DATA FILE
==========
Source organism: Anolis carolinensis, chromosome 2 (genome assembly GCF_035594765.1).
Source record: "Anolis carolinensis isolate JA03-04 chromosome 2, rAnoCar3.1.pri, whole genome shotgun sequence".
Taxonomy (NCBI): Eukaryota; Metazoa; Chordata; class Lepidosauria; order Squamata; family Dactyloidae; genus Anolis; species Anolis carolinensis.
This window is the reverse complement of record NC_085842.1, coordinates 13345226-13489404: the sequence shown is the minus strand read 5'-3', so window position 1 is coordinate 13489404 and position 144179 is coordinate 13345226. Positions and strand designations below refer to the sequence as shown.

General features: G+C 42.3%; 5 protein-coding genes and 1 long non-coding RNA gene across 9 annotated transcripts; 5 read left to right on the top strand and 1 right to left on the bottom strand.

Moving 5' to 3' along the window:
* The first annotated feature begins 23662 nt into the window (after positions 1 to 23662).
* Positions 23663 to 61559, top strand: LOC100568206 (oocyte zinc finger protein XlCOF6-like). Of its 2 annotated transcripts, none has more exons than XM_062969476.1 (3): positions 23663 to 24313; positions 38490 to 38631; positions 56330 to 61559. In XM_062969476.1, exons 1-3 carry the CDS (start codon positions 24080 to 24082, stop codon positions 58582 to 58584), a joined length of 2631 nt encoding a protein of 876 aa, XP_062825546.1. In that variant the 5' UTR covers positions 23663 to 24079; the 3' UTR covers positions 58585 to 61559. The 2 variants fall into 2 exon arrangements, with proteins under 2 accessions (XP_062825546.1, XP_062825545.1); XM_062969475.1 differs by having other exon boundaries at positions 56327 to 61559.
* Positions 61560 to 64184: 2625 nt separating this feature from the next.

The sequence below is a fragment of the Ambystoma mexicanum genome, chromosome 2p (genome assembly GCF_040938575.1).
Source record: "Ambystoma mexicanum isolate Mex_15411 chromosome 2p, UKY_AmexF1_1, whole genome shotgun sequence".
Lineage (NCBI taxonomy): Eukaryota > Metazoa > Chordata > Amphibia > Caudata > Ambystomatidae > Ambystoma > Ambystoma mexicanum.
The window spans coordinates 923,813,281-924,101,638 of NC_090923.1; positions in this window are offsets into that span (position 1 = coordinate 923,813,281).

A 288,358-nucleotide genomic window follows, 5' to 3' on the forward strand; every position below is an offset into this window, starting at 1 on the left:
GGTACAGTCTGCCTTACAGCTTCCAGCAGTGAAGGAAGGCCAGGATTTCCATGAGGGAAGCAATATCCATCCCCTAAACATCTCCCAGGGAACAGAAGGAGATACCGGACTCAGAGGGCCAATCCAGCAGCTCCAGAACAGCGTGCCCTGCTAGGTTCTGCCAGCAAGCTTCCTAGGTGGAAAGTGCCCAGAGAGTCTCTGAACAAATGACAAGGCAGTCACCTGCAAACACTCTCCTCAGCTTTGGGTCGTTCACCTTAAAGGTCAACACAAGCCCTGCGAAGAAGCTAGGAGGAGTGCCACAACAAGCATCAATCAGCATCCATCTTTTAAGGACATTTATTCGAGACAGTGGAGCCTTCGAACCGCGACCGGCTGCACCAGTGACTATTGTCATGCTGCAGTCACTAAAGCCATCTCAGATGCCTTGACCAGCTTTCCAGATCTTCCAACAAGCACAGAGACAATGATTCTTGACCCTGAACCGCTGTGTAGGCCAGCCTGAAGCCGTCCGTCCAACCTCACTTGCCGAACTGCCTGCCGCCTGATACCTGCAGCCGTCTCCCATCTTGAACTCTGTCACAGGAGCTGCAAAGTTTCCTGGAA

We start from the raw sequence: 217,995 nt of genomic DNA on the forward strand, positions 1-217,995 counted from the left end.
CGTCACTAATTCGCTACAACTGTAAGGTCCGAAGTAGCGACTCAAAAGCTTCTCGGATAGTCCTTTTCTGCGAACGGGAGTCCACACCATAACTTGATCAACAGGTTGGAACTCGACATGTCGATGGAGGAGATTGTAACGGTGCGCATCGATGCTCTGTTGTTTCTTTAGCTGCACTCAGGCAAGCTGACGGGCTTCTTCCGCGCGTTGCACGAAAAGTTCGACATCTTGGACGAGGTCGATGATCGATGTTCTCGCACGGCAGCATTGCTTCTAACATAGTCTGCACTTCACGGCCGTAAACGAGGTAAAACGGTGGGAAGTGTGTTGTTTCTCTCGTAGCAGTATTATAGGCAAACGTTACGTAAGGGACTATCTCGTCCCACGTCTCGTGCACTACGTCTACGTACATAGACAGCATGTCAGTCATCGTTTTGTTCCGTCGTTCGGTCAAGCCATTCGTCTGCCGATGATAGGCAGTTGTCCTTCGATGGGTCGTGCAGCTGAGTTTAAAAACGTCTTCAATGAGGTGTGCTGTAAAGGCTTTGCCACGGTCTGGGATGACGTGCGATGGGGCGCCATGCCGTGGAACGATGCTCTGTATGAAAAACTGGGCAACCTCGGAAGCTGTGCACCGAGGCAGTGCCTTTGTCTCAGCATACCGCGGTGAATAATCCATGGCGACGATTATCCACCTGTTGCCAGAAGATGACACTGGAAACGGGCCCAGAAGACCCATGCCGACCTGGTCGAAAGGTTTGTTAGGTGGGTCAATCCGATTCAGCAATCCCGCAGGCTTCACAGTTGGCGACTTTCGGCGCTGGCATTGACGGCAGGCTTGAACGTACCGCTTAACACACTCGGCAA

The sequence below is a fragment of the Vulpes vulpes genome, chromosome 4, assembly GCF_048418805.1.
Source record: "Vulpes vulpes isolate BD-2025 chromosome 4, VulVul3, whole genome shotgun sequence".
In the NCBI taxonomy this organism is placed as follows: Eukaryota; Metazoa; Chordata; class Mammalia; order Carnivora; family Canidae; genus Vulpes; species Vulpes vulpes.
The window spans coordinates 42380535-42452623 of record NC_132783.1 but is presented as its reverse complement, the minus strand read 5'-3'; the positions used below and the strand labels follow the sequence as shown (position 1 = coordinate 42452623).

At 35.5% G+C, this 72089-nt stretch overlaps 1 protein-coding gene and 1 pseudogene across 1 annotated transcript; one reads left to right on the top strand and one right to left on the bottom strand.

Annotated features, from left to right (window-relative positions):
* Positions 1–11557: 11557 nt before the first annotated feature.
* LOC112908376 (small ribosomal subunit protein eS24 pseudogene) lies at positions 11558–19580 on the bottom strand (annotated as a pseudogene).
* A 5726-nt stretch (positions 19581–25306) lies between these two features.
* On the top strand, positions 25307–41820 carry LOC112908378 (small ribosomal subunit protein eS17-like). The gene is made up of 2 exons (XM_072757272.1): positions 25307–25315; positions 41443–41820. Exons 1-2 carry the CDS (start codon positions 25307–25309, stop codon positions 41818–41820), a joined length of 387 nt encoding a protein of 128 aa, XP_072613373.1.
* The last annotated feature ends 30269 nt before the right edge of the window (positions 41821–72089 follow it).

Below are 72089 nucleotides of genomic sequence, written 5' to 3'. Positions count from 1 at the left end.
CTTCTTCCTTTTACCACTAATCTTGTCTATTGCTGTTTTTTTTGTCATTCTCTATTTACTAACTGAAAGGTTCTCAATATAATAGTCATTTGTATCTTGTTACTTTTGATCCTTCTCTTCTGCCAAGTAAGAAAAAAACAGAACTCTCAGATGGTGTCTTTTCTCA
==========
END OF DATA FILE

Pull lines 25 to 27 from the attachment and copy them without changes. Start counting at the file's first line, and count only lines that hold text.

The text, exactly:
* LOC112908376 (small ribosomal subunit protein eS24 pseudogene) lies at positions 11558–19580 on the bottom strand (annotated as a pseudogene).
* A 5726-nt stretch (positions 19581–25306) lies between these two features.
* On the top strand, positions 25307–41820 carry LOC112908378 (small ribosomal subunit protein eS17-like). The gene is made up of 2 exons (XM_072757272.1): positions 25307–25315; positions 41443–41820. Exons 1-2 carry the CDS (start codon positions 25307–25309, stop codon positions 41818–41820), a joined length of 387 nt encoding a protein of 128 aa, XP_072613373.1.